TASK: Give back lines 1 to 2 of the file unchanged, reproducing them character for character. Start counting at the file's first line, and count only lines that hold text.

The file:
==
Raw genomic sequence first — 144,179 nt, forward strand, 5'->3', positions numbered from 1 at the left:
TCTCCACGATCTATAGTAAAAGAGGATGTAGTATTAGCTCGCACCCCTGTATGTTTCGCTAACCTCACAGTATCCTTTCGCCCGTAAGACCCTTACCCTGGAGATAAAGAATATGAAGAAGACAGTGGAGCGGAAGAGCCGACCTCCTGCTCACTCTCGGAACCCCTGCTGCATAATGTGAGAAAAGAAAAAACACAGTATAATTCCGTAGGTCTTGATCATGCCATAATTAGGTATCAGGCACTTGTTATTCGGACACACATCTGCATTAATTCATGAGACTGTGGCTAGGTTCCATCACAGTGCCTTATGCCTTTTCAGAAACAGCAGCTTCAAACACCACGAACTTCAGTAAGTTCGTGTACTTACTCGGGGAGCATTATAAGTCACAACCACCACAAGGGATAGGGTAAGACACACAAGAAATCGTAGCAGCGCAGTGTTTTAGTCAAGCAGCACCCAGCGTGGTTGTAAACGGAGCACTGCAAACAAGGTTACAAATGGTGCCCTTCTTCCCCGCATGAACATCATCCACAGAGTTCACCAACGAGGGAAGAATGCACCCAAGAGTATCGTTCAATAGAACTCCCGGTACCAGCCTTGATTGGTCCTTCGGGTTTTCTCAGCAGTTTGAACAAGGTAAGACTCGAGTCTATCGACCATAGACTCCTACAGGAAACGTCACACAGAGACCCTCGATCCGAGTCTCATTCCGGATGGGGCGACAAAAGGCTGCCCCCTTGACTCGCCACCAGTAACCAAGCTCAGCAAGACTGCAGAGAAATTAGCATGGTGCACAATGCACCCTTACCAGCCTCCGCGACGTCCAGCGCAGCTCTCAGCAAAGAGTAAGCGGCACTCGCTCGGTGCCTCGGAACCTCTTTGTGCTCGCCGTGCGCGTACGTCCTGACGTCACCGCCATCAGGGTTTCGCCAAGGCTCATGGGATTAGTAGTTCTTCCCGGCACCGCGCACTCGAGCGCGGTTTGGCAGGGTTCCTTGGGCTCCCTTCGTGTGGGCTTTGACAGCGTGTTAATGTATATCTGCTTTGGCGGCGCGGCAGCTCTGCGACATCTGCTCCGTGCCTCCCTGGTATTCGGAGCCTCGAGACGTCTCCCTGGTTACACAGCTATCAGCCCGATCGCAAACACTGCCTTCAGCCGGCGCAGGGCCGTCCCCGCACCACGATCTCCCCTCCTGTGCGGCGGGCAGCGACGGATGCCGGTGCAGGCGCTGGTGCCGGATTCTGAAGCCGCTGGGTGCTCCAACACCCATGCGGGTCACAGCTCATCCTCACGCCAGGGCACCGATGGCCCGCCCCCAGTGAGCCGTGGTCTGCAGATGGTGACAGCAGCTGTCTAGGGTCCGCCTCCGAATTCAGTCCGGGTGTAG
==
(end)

Raw genomic sequence first — 144,179 nt, forward strand, 5'->3', positions numbered from 1 at the left:
TCTCCACGATCTATAGTAAAAGAGGATGTAGTATTAGCTCGCACCCCTGTATGTTTCGCTAACCTCACAGTATCCTTTCGCCCGTAAGACCCTTACCCTGGAGATAAAGAATATGAAGAAGACAGTGGAGCGGAAGAGCCGACCTCCTGCTCACTCTCGGAACCCCTGCTGCATAATGTGAGAAAAGAAAAAACACAGTATAATTCCGTAGGTCTTGATCATGCCATAATTAGGTATCAGGCACTTGTTATTCGGACACACATCTGCATTAATTCATGAGACTGTGGCTAGGTTCCATCACAGTGCCTTATGCCTTTTCAGAAACAGCAGCTTCAAACACCACGAACTTCAGTAAGTTCGTGTACTTACTCGGGGAGCATTATAAGTCACAACCACCACAAGGGATAGGGTAAGACACACAAGAAATCGTAGCAGCGCAGTGTTTTAGTCAAGCAGCACCCAGCGTGGTTGTAAACGGAGCACTGCAAACAAGGTTACAAATGGTGCCCTTCTTCCCCGCATGAACATCATCCACAGAGTTCACCAACGAGGGAAGAATGCACCCAAGAGTATCGTTCAATAGAACTCCCGGTACCAGCCTTGATTGGTCCTTCGGGTTTTCTCAGCAGTTTGAACAAGGTAAGACTCGAGTCTATCGACCATAGACTCCTACAGGAAACGTCACACAGAGACCCTCGATCCGAGTCTCATTCCGGATGGGGCGACAAAAGGCTGCCCCCTTGACTCGCCACCAGTAACCAAGCTCAGCAAGACTGCAGAGAAATTAGCATGGTGCACAATGCACCCTTACCAGCCTCCGCGACGTCCAGCGCAGCTCTCAGCAAAGAGTAAGCGGCACTCGCTCGGTGCCTCGGAACCTCTTTGTGCTCGCCGTGCGCGTACGTCCTGACGTCACCGCCATCAGGGTTTCGCCAAGGCTCATGGGATTAGTAGTTCTTCCCGGCACCGCGCACTCGAGCGCGGTTTGGCAGGGTTCCTTGGGCTCCCTTCGTGTGGGCTTTGACAGCGTGTTAATGTATATCTGCTTTGGCGGCGCGGCAGCTCTGCGACATCTGCTCCGTGCCTCCCTGGTATTCGGAGCCTCGAGACGTCTCCCTGGTTACACAGCTATCAGCCCGATCGCAAACACTGCCTTCAGCCGGCGCAGGGCCGTCCCCGCACCACGATCTCCCCTCCTGTGCGGCGGGCAGCGACGGATGCCGGTGCAGGCGCTGGTGCCGGATTCTGAAGCCGCTGGGTGCTCCAACACCCATGCGGGTCACAGCTCATCCTCACGCCAGGGCACCGATGGCCCGCCCCCAGTGAGCCGTGGTCTGCAGATGGTGACAGCAGCTGTCTAGGGTCCGCCTCCGAATTCAGTCCGGGTGTAG